The USP Food Fraud Database categorizes the type or nature of food fraud reports as follows: replacement, addition and removal. Here is what those categories mean.
Replacement is the complete or partial replacement of a food ingredient or valuable authentic component with a less expensive substitute in an effort to evade standard quality control measures. Replacement typically involves product dilution or extending an authentic ingredient by adding one or more adulterants. An example is adding water and citric acid to lemon juice to fraudulently increase the titratable acidity of the final juice product.
The replacement category also includes false declarations of the geographic, species, botanical or varietal origin of a food. Examples are substituting less expensive cow's milk for goat's milk, misrepresenting a food's origin to evade taxes or tariffs and labeling a synthetic ingredient as "natural."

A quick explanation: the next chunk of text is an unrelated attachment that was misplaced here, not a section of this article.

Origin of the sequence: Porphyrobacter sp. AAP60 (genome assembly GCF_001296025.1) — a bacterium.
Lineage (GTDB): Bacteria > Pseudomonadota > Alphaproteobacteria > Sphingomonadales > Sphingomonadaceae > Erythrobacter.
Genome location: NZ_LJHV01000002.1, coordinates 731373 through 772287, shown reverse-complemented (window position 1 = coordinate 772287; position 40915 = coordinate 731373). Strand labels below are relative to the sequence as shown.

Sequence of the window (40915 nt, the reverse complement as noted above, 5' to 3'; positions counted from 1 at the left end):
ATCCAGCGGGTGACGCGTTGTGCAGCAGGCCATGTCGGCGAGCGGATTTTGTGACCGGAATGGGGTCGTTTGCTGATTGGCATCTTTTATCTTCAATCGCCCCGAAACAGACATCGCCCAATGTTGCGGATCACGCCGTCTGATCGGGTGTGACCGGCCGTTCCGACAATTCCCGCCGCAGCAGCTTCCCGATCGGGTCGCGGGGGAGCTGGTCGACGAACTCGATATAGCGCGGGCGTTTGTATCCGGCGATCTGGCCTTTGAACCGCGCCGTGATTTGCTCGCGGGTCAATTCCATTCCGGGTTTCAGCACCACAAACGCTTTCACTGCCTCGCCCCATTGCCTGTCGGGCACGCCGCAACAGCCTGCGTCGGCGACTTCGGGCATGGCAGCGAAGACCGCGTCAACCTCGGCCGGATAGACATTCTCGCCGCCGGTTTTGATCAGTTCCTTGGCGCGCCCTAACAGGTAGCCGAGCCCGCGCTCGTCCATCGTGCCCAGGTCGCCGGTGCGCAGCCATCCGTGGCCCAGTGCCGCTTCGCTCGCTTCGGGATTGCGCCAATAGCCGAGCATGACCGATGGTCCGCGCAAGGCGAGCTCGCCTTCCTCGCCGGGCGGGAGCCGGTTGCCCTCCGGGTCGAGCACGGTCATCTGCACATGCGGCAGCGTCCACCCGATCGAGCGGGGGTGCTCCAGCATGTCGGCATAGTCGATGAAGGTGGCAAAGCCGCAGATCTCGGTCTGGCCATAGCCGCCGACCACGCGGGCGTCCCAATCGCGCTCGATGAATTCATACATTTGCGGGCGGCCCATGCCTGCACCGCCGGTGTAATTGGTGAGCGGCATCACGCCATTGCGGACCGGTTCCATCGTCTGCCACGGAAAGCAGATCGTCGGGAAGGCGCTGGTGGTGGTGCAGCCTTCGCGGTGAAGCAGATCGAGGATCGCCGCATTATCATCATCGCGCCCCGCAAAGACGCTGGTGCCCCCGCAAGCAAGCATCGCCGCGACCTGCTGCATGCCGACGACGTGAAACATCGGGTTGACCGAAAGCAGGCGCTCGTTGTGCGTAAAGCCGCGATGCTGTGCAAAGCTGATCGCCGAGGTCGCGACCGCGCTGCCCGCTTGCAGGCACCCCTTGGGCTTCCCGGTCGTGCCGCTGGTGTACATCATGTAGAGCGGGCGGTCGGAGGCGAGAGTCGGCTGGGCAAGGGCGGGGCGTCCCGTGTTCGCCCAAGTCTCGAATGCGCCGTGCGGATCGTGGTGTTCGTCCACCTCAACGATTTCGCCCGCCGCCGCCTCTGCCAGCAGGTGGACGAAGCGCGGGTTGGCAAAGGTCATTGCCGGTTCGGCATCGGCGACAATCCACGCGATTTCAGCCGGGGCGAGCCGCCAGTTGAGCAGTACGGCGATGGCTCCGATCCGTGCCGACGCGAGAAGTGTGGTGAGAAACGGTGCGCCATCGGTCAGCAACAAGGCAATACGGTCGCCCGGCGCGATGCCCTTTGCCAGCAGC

Addition involves adding small amounts of a non-authentic substance to mask an inferior-quality ingredient. An example of spice fraud is adding color additives to paprika to enhance poor-quality materials.
Removal is taking out an authentic and valuable constituent without the buyer knowing. An example is removing non-polar constituents such as lipids and flavor compounds from paprika to produce paprika-derived flavoring extracts. It's fraudulent to sell the resulting "defatted" paprika, which lacks the valuable flavoring compounds of normal paprika.